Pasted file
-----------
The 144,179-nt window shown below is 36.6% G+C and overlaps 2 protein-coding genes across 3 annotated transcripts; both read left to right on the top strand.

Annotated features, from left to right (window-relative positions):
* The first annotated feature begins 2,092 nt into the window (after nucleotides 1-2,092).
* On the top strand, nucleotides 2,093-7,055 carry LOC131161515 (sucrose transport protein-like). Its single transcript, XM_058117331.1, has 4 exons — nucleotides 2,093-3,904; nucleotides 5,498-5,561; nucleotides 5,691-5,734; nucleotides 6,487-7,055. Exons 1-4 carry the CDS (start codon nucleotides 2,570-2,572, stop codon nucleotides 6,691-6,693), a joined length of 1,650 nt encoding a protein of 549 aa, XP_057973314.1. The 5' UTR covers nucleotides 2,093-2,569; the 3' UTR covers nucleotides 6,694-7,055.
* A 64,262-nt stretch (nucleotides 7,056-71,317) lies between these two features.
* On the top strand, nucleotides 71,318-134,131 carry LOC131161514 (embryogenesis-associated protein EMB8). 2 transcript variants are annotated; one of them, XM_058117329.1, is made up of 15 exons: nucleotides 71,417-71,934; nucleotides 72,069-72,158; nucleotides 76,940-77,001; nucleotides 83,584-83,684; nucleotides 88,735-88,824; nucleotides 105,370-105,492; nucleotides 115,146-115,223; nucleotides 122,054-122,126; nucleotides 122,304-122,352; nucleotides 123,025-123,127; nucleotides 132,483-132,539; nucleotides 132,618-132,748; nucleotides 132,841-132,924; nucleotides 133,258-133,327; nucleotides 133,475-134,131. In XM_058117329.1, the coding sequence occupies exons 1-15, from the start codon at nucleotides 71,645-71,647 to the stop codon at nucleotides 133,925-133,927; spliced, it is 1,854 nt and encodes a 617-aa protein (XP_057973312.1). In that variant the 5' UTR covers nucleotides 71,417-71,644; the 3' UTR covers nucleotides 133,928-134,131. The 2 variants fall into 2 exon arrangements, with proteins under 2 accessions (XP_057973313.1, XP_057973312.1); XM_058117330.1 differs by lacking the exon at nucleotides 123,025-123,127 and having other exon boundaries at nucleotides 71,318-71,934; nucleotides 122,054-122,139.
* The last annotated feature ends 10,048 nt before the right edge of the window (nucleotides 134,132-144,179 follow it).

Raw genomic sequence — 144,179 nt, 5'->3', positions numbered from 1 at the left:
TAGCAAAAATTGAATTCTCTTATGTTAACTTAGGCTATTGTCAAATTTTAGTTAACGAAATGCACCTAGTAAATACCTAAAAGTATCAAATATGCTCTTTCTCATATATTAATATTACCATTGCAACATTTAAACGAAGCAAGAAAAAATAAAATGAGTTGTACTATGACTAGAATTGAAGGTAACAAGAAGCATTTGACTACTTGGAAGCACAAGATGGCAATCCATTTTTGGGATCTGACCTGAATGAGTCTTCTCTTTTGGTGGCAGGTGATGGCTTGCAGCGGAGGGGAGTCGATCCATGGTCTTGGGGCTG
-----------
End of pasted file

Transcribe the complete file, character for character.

The 144,179-nt window shown below is 36.6% G+C and overlaps 2 protein-coding genes across 3 annotated transcripts; both read left to right on the top strand.

Annotated features, from left to right (window-relative positions):
* The first annotated feature begins 2,092 nt into the window (after nucleotides 1-2,092).
* On the top strand, nucleotides 2,093-7,055 carry LOC131161515 (sucrose transport protein-like). Its single transcript, XM_058117331.1, has 4 exons — nucleotides 2,093-3,904; nucleotides 5,498-5,561; nucleotides 5,691-5,734; nucleotides 6,487-7,055. Exons 1-4 carry the CDS (start codon nucleotides 2,570-2,572, stop codon nucleotides 6,691-6,693), a joined length of 1,650 nt encoding a protein of 549 aa, XP_057973314.1. The 5' UTR covers nucleotides 2,093-2,569; the 3' UTR covers nucleotides 6,694-7,055.
* A 64,262-nt stretch (nucleotides 7,056-71,317) lies between these two features.
* On the top strand, nucleotides 71,318-134,131 carry LOC131161514 (embryogenesis-associated protein EMB8). 2 transcript variants are annotated; one of them, XM_058117329.1, is made up of 15 exons: nucleotides 71,417-71,934; nucleotides 72,069-72,158; nucleotides 76,940-77,001; nucleotides 83,584-83,684; nucleotides 88,735-88,824; nucleotides 105,370-105,492; nucleotides 115,146-115,223; nucleotides 122,054-122,126; nucleotides 122,304-122,352; nucleotides 123,025-123,127; nucleotides 132,483-132,539; nucleotides 132,618-132,748; nucleotides 132,841-132,924; nucleotides 133,258-133,327; nucleotides 133,475-134,131. In XM_058117329.1, the coding sequence occupies exons 1-15, from the start codon at nucleotides 71,645-71,647 to the stop codon at nucleotides 133,925-133,927; spliced, it is 1,854 nt and encodes a 617-aa protein (XP_057973312.1). In that variant the 5' UTR covers nucleotides 71,417-71,644; the 3' UTR covers nucleotides 133,928-134,131. The 2 variants fall into 2 exon arrangements, with proteins under 2 accessions (XP_057973313.1, XP_057973312.1); XM_058117330.1 differs by lacking the exon at nucleotides 123,025-123,127 and having other exon boundaries at nucleotides 71,318-71,934; nucleotides 122,054-122,139.
* The last annotated feature ends 10,048 nt before the right edge of the window (nucleotides 134,132-144,179 follow it).

Raw genomic sequence — 144,179 nt, 5'->3', positions numbered from 1 at the left:
TAGCAAAAATTGAATTCTCTTATGTTAACTTAGGCTATTGTCAAATTTTAGTTAACGAAATGCACCTAGTAAATACCTAAAAGTATCAAATATGCTCTTTCTCATATATTAATATTACCATTGCAACATTTAAACGAAGCAAGAAAAAATAAAATGAGTTGTACTATGACTAGAATTGAAGGTAACAAGAAGCATTTGACTACTTGGAAGCACAAGATGGCAATCCATTTTTGGGATCTGACCTGAATGAGTCTTCTCTTTTGGTGGCAGGTGATGGCTTGCAGCGGAGGGGAGTCGATCCATGGTCTTGGGGCTG